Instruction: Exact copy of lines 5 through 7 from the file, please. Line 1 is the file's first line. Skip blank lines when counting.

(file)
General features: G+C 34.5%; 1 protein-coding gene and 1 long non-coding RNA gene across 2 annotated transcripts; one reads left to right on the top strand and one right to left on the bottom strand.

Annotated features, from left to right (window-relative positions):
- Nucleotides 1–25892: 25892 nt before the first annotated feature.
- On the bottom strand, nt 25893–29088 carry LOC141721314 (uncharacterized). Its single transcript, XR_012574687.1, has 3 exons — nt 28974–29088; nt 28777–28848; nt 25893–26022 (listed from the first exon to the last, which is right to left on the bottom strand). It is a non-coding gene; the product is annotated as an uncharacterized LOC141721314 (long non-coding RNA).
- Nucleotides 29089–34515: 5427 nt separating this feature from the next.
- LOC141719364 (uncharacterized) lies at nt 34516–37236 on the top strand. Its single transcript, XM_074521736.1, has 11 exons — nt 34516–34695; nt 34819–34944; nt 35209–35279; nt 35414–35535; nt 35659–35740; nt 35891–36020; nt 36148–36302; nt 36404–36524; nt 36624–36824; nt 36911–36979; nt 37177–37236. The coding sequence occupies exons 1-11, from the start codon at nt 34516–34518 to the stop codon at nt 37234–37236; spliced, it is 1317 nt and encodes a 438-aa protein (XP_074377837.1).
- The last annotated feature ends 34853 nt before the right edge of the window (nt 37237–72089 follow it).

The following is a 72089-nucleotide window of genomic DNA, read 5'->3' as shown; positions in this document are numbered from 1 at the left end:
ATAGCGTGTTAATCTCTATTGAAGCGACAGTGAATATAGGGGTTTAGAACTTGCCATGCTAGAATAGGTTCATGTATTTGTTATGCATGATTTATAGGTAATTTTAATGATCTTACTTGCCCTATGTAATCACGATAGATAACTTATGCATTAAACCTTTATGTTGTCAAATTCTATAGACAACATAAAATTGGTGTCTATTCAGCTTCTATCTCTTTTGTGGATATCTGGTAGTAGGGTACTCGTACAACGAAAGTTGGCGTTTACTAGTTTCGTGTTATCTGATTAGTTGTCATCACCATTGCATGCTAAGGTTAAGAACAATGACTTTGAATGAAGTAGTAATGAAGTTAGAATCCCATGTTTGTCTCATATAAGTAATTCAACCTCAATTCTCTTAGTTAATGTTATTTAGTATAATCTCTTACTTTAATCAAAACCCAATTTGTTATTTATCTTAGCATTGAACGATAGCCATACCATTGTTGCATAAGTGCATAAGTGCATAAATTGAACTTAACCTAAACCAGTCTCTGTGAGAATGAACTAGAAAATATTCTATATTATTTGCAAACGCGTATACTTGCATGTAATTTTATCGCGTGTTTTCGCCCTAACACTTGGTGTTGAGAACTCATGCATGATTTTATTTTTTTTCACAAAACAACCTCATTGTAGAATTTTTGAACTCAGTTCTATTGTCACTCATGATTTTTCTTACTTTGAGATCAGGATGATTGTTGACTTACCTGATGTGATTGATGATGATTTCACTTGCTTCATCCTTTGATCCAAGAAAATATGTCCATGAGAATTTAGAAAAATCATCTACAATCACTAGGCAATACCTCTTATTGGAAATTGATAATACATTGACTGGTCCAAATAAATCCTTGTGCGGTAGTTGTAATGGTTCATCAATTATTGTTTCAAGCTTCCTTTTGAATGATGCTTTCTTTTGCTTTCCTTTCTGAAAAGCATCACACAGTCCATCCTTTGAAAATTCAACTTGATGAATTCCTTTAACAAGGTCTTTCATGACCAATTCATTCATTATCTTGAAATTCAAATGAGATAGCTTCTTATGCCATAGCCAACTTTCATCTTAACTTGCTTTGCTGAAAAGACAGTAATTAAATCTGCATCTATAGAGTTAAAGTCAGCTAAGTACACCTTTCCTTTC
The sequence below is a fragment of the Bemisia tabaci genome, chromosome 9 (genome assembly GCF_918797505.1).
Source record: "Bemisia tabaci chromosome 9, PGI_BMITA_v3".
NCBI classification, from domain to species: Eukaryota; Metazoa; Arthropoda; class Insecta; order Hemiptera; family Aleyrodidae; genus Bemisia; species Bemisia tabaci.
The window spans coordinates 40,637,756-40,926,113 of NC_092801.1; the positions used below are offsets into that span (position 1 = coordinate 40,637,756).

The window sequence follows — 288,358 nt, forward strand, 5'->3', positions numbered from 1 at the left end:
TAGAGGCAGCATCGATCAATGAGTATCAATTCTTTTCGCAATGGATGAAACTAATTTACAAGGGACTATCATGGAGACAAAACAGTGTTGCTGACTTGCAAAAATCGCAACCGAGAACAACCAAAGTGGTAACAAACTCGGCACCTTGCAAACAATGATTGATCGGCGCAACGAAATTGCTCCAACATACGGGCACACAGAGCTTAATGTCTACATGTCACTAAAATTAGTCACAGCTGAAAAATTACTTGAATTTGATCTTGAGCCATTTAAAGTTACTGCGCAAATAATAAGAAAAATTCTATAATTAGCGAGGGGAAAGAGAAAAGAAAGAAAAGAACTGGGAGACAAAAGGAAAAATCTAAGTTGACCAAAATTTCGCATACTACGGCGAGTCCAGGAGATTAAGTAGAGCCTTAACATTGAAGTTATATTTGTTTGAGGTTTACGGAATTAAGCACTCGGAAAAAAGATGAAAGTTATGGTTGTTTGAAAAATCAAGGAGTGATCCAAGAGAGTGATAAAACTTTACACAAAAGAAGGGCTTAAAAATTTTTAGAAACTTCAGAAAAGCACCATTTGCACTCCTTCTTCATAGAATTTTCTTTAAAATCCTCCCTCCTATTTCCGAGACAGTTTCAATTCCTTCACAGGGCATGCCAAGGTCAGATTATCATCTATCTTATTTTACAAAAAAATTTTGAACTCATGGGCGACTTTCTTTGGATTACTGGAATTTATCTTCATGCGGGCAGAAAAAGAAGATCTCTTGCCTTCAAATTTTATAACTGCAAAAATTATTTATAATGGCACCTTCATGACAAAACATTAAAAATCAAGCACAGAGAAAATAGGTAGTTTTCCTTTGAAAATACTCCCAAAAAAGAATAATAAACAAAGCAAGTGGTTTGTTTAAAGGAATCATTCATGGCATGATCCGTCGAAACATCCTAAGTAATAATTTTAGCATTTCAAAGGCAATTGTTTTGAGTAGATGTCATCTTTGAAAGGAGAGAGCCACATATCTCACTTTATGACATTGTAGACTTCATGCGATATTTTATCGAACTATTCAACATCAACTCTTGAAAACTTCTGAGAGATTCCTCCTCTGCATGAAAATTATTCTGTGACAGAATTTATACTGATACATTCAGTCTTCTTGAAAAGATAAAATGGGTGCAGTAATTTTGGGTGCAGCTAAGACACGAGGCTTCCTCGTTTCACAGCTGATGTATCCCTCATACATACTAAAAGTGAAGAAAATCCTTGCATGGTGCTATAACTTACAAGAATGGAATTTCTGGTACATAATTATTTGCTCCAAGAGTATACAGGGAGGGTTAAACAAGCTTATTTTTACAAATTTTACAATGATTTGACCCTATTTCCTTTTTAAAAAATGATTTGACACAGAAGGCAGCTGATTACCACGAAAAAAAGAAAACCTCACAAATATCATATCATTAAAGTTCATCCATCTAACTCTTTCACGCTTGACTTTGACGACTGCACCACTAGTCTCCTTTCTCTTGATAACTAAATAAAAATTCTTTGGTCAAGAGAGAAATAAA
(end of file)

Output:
- Nucleotides 29089–34515: 5427 nt separating this feature from the next.
- LOC141719364 (uncharacterized) lies at nt 34516–37236 on the top strand. Its single transcript, XM_074521736.1, has 11 exons — nt 34516–34695; nt 34819–34944; nt 35209–35279; nt 35414–35535; nt 35659–35740; nt 35891–36020; nt 36148–36302; nt 36404–36524; nt 36624–36824; nt 36911–36979; nt 37177–37236. The coding sequence occupies exons 1-11, from the start codon at nt 34516–34518 to the stop codon at nt 37234–37236; spliced, it is 1317 nt and encodes a 438-aa protein (XP_074377837.1).
- The last annotated feature ends 34853 nt before the right edge of the window (nt 37237–72089 follow it).